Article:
Earlier this week WV announced in a letter to staff that it was changing its policy on employee conduct in relationships, and would allow those in same sex marriages to be employed within the organisation. (Now your first reaction may be that it would have been illegal not to, but this happened in the US and I am not entirely sure what the law states there, but that is not what I want to focus on.)
WV states the following:
By way of background, our board of directors is recognized as one of the leaders among Christian organizations in the U.S. It includes deeply spiritual and wise believers, among them several pastors, a seminary president, and a professor of theology. Since this policy change involves the sensitive issue of human sexuality, the board spent several years praying about and discussing this issue.
They have spent several years praying about and discussing this issue. That is not a hasty decision.
They also state:
...since World Vision is a multi-denominational organization that welcomes employees from more than 50 denominations, and since a number of these denominations in recent years have sanctioned same-sex marriage for Christians, the board—in keeping with our practice of deferring to church authority in the lives of our staff, and desiring to treat all of our employees equally—chose to adjust our policy. Thus, the board has modified our Employee Standards of Conduct to allow a Christian in a legal same-sex marriage to be employed at World Vision… We have chosen not to exclude someone from employment at World Vision U.S. on this issue alone.
This seems like a well balanced decision, well thought out and prayed through (regardless of what you feel about the decision). After announcing this decision the Christian internet went into overdrive, with people publicly slamming the organisation and withdrawing support for sponsored children. I read that they had lost sponsorship, in just a few days, for 2000 children. 2000 children? Obviously some people sponsor more than one child but by any estimation this means that at the very least hundreds of people have decided to take their unhappiness at this decision out on some of the worlds poorest children. Where does one even start on this? I am absolutely appalled. If you are reading this as a non Christian, then I am sorry. I apologise to you. I am sorry that people who profess to believe in the same God I do, would do this. I am sorry that yet again you have to read of Christians behaving in this way. If they really feel that strongly then by all means challenge the company, but withdrawing support from some of the poorest kids on the planet? how is that sending a Christian message? How is that showing the love of God…?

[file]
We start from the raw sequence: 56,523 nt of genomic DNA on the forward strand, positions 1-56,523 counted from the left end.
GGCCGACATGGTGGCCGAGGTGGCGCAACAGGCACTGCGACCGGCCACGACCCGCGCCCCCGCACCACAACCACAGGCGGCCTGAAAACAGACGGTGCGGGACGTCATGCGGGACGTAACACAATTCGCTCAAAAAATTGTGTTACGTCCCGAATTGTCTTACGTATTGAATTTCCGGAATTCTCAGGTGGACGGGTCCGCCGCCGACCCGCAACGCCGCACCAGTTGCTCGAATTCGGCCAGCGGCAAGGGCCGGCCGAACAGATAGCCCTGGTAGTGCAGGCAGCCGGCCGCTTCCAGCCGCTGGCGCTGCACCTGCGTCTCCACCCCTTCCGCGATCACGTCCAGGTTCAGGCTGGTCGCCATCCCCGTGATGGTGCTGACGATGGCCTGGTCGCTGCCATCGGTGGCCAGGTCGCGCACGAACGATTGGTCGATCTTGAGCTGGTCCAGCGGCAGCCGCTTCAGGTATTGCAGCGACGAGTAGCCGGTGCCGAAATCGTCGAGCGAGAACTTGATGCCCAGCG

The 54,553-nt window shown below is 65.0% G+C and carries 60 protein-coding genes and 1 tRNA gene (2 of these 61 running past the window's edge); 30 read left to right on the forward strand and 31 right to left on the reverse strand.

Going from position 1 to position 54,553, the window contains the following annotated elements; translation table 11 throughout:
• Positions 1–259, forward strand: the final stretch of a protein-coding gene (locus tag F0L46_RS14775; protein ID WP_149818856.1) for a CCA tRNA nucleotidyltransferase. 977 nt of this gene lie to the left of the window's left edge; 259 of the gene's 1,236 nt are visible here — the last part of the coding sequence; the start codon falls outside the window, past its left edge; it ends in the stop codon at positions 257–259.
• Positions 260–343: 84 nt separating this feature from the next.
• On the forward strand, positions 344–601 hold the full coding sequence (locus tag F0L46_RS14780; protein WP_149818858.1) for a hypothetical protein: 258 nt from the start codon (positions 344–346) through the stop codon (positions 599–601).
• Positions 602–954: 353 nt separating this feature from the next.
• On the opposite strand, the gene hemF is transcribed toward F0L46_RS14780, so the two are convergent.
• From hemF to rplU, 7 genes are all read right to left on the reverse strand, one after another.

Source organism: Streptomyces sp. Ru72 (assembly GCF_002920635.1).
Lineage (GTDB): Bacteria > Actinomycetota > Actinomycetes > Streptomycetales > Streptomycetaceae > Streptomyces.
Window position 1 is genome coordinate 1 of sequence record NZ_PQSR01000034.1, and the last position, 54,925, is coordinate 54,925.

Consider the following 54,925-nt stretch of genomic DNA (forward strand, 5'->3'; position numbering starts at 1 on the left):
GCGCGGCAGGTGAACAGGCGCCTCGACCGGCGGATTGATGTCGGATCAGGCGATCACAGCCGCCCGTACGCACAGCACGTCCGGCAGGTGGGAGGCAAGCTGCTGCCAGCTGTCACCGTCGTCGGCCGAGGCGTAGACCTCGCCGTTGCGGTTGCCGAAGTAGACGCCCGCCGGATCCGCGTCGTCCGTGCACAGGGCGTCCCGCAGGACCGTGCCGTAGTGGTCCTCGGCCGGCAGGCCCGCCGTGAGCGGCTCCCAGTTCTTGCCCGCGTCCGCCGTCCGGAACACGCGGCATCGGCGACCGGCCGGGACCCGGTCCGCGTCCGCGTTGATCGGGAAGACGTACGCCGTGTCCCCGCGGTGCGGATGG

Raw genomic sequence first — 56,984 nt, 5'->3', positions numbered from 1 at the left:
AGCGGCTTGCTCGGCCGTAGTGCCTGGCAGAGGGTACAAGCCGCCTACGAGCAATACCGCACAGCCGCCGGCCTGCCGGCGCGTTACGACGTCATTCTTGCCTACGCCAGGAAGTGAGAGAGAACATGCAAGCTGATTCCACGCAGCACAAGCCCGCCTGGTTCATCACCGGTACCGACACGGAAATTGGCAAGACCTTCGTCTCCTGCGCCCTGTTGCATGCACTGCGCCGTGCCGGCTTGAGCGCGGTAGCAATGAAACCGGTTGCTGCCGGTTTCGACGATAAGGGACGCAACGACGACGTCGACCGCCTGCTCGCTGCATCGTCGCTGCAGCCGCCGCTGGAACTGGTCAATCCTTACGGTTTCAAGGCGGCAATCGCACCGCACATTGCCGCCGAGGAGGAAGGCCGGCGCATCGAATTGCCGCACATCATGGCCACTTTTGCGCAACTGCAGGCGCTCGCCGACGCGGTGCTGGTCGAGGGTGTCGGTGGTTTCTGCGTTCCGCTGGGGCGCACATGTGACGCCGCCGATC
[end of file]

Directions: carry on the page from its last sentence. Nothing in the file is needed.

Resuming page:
So then, it saddens me even more that today the organisation has reversed their decision, seemingly as a direct result of what seems to be emotional blackmail. Their original statement says that they have spent years praying about this. This is not a decision made lightly and yet within just two days they have gone back on it. I have said before and I will say again that I do not know where I stand on gay marriage doctrinally, so I don't want to focus on that, but what I am sure of is that God loves everyone regardless of colour, race or sexual preference. God does not send people away or turn his back on people. I can't believe that an organisation like this would then bow to people who are effectively turning their back on a biblical principle: to support the poor. And no matter how much you read scripture, I don't believe you can make it say otherwise - God calls us to support and care for the poorest amongst us.
I want to shout at these people, 'how dare you. How dare you?' These people are blessed enough to be able to even consider sponsoring a child. They don't have to worry about having enough food for their children. They don't have to worry about whether their child might die from a treatable condition. They don't have to spare a thought for whether men might come in the night and attack their family. How can you even consider doing this? how can you explain to a child loving in abject poverty, 'oh hey, I'm sorry but I can't help you anymore, because you know those people who come and help you? well I disagree with something they said so I'm taking my money back.' I mean really?